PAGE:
Things just ain’t the same for gangstas. Dre said it in ’99 when gangsta rap was king, so it’s hard to imagine what he and his comrades would think of a scene dominated by skinny jeans, striped sweaters, and AutoTune, especially now that the immortal Nate Dogg has passed on to the great beyond. Then again, for vets like WC, the more things change, the more they stay the same. Sure, his stint at Def Jam is a distant memory, and while he’s not moving the units he did during his heyday he’s stayed busy on his independent grind, now pushing a career that began as one-half of Low Profile in the ’80s into a fourth decade. When last we heard from The Shadiest One he was “Guilty By Affiliation” with a 2007 sleeper that ranked among the year’s best, and “Revenge of the Barracuda” picks up right where the predecessor left off with a predictably heavy West Coast sound engineered by Hallway Productions and Jah Zilla.
One of the many things I liked so much about “Guilty By Affiliation” that also rings true for “Revenge of the Barracuda” is that Dub pulls few punches. In a time when authentic West Coast gangsta rap is a commodity in increasingly short supply, it’s reassuring if not refreshing that WC’s gang-related rhymes deal almost exclusively with hustling, crime, gunplay, threats, scheming bitches and shiny cars, staying true and perhaps above all, representing. The music itself is endlessly solid but never overambitious. Dub’s as consistent as Ghostface is prolific, but he’s come a long way since the Maad Circle. He carries the torch for a Los Angeles gangsta rap scene that hit its commercial peak in the mid-90s, still flaunting the same creased khakis, bandanas, and Chuck Taylors he did the day “Bow Down” dropped. His unmistakable stuttery, staccato delivery lends itself brilliantly to his constant grimacingâ€”come to think of it, I can’t even begin to imagine what he’d look like smiling.
The production also shines throughout “Revenge of the Barracuda.” WC continues to build upon the thumping, at times eerie sound that shot Westside Connection to the top of the charts, but what’s ironic is that the tracks on his solo albums are often better than those on either of the supergroup’s LPs. The Hallway Productions duo which served as primary architects behind “Guilty By Affiliation” provide absolute bangers on the opening title track, the Ice Cube and Maylay collabo “You Know Me,” the memorable “That’s What I’m Talkin’ About,” and the clever “Reality Show,” each replete with thundering percussion, stark, murky basslines, and moody, tinny instrumentals:
“It ain’t a Simple Life, this is grindin’, all the above
I’m gettin’ a shot of Henn, nigga, fuck A Shot at Love
After ridin’ my stick, my homegirl said she want a square
But she need some westside dick
I said, ‘You know I ain’t right,’ I dig her out all night
Fuck her and kick her to the curb like a Basketball Wife
Plus she ain’t down enough to be mine
If we get caught the first question asked she’s droppin’ a dime
A nigga in jail, lookin’ like The Biggest Loser
With the recedin’ hairline of Carlos Boozer
It’s a real life, a nigga can’t play with this
Keyshia Cole would even say that’s The Way that It Is”
Kokane comes through for a delicious duet on “What’s Good,” and EQ & Flip’s subtly funky “Walkin’ in My Taylors” is classic Dub. WC’s ceaseless energy is infectious and unparalleled even by the 40-year-old’s younger guests, on display in vicious marathon verses:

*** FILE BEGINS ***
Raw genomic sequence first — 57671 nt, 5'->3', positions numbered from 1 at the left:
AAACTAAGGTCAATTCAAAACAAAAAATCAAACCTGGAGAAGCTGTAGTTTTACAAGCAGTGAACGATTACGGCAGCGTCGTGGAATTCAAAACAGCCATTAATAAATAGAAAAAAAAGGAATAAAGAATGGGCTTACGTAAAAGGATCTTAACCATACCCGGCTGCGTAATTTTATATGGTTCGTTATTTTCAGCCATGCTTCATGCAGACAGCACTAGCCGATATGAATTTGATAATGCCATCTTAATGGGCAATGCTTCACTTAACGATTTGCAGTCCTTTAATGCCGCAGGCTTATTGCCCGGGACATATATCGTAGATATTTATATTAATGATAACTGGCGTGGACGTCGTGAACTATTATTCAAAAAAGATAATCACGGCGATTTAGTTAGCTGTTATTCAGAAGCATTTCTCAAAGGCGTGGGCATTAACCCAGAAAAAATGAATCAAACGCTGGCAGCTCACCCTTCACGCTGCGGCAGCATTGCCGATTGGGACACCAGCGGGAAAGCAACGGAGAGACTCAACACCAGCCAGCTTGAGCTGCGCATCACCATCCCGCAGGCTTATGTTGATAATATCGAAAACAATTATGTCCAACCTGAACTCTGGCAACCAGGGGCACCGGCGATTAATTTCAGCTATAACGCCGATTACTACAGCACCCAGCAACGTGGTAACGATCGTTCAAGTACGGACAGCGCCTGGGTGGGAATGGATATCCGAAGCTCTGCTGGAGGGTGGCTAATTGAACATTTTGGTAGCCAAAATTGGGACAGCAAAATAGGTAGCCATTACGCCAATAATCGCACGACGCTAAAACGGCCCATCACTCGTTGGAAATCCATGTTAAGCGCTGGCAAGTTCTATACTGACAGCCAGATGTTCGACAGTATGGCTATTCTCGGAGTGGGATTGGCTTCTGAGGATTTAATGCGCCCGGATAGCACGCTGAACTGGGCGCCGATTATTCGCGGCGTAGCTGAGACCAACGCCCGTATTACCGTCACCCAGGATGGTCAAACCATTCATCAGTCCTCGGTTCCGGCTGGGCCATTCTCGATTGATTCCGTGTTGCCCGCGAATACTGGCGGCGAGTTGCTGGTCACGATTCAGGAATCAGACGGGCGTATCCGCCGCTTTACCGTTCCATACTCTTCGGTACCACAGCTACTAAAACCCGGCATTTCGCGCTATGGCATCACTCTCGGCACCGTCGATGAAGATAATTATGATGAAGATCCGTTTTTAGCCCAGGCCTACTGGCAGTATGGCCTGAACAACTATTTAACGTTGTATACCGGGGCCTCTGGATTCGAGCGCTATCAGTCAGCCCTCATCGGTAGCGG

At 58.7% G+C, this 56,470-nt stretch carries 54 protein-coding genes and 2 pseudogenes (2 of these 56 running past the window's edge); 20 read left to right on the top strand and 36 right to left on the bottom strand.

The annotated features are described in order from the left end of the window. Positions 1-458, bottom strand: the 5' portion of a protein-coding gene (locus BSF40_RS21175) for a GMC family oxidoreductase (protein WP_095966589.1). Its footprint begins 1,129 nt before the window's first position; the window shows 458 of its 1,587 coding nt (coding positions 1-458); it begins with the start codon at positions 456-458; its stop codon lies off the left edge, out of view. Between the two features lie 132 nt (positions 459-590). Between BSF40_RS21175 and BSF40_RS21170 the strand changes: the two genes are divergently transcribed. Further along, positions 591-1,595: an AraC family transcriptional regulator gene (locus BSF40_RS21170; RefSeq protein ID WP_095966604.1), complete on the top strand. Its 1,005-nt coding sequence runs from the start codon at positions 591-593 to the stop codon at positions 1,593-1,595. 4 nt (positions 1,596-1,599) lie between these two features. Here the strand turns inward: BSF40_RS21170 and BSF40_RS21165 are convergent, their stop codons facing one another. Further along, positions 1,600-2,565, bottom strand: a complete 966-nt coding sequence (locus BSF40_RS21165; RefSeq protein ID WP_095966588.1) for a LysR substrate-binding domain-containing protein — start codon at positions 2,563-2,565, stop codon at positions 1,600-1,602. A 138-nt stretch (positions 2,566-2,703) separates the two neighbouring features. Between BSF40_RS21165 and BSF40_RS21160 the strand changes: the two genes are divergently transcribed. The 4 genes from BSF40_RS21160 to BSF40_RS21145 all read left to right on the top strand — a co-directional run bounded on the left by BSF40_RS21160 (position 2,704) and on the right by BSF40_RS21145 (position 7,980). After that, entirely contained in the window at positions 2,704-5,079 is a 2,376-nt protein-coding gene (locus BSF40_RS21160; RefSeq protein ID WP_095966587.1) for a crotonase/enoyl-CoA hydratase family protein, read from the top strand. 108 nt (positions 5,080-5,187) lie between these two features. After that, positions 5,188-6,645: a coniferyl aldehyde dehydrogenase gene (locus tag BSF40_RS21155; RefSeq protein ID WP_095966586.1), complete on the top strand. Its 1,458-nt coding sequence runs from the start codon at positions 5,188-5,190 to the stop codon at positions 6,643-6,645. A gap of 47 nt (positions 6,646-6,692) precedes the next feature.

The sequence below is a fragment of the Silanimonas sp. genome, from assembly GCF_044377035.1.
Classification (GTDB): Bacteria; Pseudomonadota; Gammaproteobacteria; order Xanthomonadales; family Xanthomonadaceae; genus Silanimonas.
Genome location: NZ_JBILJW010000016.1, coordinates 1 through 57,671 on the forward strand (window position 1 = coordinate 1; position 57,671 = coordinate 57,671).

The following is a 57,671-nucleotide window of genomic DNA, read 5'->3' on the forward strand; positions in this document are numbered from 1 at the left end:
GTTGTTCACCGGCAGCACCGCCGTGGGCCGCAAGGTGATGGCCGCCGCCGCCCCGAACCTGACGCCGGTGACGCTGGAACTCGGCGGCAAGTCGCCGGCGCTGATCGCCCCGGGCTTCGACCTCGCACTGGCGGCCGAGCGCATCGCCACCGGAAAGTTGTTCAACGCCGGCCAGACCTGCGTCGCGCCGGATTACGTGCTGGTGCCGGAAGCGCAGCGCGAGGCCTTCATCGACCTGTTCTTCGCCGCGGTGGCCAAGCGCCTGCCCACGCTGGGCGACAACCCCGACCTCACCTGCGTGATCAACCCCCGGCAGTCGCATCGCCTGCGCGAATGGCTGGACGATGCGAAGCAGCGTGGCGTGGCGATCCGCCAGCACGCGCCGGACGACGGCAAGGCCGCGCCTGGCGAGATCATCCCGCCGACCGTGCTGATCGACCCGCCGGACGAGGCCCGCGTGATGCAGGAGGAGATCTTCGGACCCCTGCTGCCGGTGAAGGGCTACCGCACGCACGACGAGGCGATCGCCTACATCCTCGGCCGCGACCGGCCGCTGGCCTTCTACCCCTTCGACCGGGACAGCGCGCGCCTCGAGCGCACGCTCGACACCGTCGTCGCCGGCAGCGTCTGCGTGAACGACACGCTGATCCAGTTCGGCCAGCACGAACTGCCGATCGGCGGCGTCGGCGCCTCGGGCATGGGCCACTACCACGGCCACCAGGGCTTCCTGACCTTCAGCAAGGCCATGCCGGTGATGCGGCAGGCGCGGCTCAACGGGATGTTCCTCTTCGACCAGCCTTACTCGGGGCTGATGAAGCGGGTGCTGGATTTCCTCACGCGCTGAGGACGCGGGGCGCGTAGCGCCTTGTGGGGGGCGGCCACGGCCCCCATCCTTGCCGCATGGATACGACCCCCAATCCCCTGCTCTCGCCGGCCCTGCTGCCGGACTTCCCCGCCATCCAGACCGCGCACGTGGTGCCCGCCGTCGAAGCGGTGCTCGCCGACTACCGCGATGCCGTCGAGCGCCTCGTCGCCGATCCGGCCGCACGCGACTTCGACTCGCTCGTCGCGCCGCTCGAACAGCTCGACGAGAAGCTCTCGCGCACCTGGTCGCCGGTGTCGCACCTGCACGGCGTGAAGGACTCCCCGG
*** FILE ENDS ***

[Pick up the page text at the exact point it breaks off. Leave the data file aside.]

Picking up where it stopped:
“Loved by few, cared for by the majority
I’m the reason these rappers keep security
You niggas is temporary, Facebook gangstas
I put faces on obituaries, nigga
Dub Cuda, the bandana dangler
OT countin’ dirty money with the hanky up”
“Stickin’ to the Script” is a strong posse cut featuring DPGC mainstays Daz Dillinger, Kurupt, Bad Lucc, and Soopafly, and the snaky Eazy-E-sampling “100% Legit” maintains a fresh quality despite its obvious nods to the past. Late highlights include the atmospheric Jigg production “D-Boy,” the exquisite Juvenile collabo “Hustla” that would make Rick Ross salivate, his self-titled Trick Trick-laced “theme music,” and the infectious Maylay-aided “The Spot” produced by Fredwreck. Although “Doc Mandingo” and “Back to the Basics” are labeled bonus tracks, they both boast the quality production and hard-hitting rhymes of the rest of the tracklist, and the latter features Double Gunnz and long-silent Brooklyn duo All City.
If recent albums are any indication, Dub’s peers such as Ice Cube and Kurupt are unsure of where to go from here, on the one hand hoping to maintain their status as left coast dons but also attempting to update their sound for a more contemporary audience. WC knows exactly where he stands in today’s scene and continues to provide the impenetrable gangsta rap that endeared Westside Connection to millions and has kept him in the game for nearly 25 years. What’s ironic is that WC has actually adjusted better to changing times than either of the aforementioned, and “Return of the Barracuda” doesn’t sound a second dated. Despite numerous contributing producers the sound and album are extremely consistent, in some respects a throwback but undeniably fresh as WC continues to churn out legitimate West Coast anthems. Virtually anything that could be said for “Guilty By Affiliation” also goes for “Revenge of the Barracuda,” and nobody is putting it down for the almighty W in 2011 harder than Dub Sizzalean.